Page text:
Experimental laser can turn the atmosphere into a magnifying glass

The laser system being developed by BAE Systems will be able to multiply the ability of reconnaissance aircraft to detect targets on the ground by creating the effect of a "lens" floating in the air, which, like optics, will magnify objects. The same installation will be able to generate a mirrored deflector shield that protects aircraft from enemy lasers.

We are talking about the technology LDAL (Laser Developed Atmospheric Lens), which means "laser atmospheric lens". It is created by heating an area of ​​the atmosphere with a high-pulse laser. In physics, this phenomenon is called the Kerr effect.

The applications of technology are impressive. A reconnaissance aircraft flying at high altitude with the help of a pulsed onboard laser creates an invisible magnifying glass in the sky, heating the air over the desired object. The image of the object is enlarged for a while, after which the laser is turned off and the lens disappears.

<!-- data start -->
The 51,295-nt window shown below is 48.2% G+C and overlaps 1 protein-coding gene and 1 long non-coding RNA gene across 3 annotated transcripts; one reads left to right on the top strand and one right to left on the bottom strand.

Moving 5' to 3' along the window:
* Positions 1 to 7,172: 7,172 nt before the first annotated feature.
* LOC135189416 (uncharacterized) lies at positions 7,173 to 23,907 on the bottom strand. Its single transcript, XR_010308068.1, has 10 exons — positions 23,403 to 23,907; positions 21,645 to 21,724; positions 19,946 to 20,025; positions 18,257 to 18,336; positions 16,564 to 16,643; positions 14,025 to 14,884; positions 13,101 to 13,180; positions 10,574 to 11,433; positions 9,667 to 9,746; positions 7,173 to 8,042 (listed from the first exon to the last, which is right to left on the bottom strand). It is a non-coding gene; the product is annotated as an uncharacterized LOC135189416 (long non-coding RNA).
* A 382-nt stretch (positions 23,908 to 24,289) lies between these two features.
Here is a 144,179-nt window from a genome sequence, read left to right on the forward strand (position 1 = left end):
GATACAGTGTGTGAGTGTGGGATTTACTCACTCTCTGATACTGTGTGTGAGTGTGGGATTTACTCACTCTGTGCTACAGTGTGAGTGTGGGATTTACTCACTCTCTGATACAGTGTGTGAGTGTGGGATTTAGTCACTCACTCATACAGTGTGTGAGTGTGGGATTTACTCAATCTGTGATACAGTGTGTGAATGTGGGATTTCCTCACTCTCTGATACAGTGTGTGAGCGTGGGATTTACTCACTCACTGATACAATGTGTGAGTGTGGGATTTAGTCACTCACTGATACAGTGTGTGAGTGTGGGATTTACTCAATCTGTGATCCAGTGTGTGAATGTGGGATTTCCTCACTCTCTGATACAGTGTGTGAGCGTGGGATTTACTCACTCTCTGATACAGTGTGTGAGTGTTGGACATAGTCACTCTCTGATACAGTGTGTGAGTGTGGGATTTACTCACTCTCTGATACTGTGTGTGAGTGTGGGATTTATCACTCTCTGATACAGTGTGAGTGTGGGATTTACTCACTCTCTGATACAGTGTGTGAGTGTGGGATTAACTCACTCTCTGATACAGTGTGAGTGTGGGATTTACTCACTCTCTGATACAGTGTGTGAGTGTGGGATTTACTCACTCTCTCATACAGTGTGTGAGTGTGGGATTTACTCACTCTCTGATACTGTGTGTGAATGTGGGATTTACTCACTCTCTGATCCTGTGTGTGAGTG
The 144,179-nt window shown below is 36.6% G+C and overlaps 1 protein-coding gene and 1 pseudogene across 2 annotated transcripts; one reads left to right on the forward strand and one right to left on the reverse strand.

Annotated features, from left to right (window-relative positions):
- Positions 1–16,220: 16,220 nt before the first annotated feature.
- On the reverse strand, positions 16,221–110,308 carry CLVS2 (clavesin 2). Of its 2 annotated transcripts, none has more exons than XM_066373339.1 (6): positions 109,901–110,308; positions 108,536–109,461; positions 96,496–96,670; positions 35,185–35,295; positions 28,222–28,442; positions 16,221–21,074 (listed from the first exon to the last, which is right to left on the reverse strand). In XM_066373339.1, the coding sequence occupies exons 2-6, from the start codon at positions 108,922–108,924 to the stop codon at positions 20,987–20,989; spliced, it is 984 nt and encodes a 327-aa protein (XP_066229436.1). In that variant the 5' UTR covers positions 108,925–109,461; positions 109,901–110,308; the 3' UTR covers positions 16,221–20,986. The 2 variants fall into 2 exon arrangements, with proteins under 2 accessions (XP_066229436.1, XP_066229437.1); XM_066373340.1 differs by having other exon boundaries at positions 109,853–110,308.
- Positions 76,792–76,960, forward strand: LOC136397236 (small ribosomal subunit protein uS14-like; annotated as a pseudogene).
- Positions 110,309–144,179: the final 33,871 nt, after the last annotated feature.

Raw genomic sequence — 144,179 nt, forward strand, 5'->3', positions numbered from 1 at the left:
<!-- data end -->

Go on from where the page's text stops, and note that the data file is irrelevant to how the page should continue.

At the same time, LDAL technology can perform defensive functions. So, if the action of a laser from a flying aircraft is recorded on a ground or surface object, then a similar ground laser forms a protective lens on its path, which changes the trajectory of the beam.